Editor's Note: A delegation of United Methodist bishops and mission staff visited China in April to strengthen existing ties with the Protestant church there. This third part of a UMNS series - The Church in China - focuses on who is filling the pews today.
China's historic Protestant churches are full again.
Today's congregations, however, do not identify as part of the mainline denominations that built them decades or even a century ago. Most are registered through the post-denominational Three-Self Patriotic Movement that has represented Chinese Protestants since the 1950s.
Parishioners who returned when the buildings were re-opened in the 1980s after the Cultural Revolution are sharing the pews with new converts and, increasingly, young worshippers. Women are in the pulpit and taking on other significant leadership roles.
At some historic churches, membership numbers are in the thousands, not the hundreds. And, new Protestants church buildings are going up, some with government assistance. The total number of Protestant churches and meeting points in China exceeds 56,000, the China Christian Council says.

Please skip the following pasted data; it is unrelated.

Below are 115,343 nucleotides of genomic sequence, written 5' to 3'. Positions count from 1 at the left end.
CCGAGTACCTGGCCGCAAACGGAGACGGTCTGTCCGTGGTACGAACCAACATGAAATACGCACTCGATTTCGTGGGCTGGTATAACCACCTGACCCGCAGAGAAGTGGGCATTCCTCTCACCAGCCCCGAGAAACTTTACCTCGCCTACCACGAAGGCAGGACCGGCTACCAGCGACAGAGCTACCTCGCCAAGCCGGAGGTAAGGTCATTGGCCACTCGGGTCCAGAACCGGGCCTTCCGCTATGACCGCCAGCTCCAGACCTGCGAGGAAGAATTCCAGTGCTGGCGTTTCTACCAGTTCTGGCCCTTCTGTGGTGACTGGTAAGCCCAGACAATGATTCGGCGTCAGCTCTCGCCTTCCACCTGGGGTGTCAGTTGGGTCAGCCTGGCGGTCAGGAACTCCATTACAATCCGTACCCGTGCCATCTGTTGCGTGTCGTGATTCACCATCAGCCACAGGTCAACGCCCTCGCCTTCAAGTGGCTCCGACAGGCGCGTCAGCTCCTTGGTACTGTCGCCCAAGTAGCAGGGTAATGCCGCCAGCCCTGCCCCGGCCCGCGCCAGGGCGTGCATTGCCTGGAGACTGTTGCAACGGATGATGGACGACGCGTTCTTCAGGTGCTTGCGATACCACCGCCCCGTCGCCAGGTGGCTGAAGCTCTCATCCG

Oldest Protestant church in Beijing
Beijing's, Chongwenmen Church, founded as Asbury Church in 1870, is one of the city's 21 Protestant churches.
The first to be built by American Methodists in northern China, Asbury was destroyed by fire during the Boxer Rebellion against Western influences in China, which particularly targeted missionaries and Christian converts. Rebuilt in 1904, Chongwenmen is distinctive enough to be classified as a "historical relic" by the Chinese government.
The church is part of the Hongou Hutong, a type of neighborhood configuration of lanes and courtyards representative of Beijing culture that has dwindled in the wake of new construction.
On the last Sunday morning in April, the church's compound - a cluster of buildings with an arched, castle-like entrance that enclose a central courtyard - is bustling. The second of the morning's services in Mandarin has ended and the 10:30 a.m. worship is about to begin. Korean worship is scheduled for 1:30 p.m., a class for "new believers" meets at 2 p.m. and the final Mandarin service is at 7 p.m.
Senior Pastor Liu Cuimin , who started her ministry at Chongwenmen in 1994, is part of a staff of 10 that is young and predominantly female. They attend to the fellowships for youth, women, and international believers, to Bible study and to prayer and spiritual growth meetings,
During the nearly 30 years since the church reopened, membership has grown to about 6,000. "We are living in a time that has been much blessed by God," Liu says.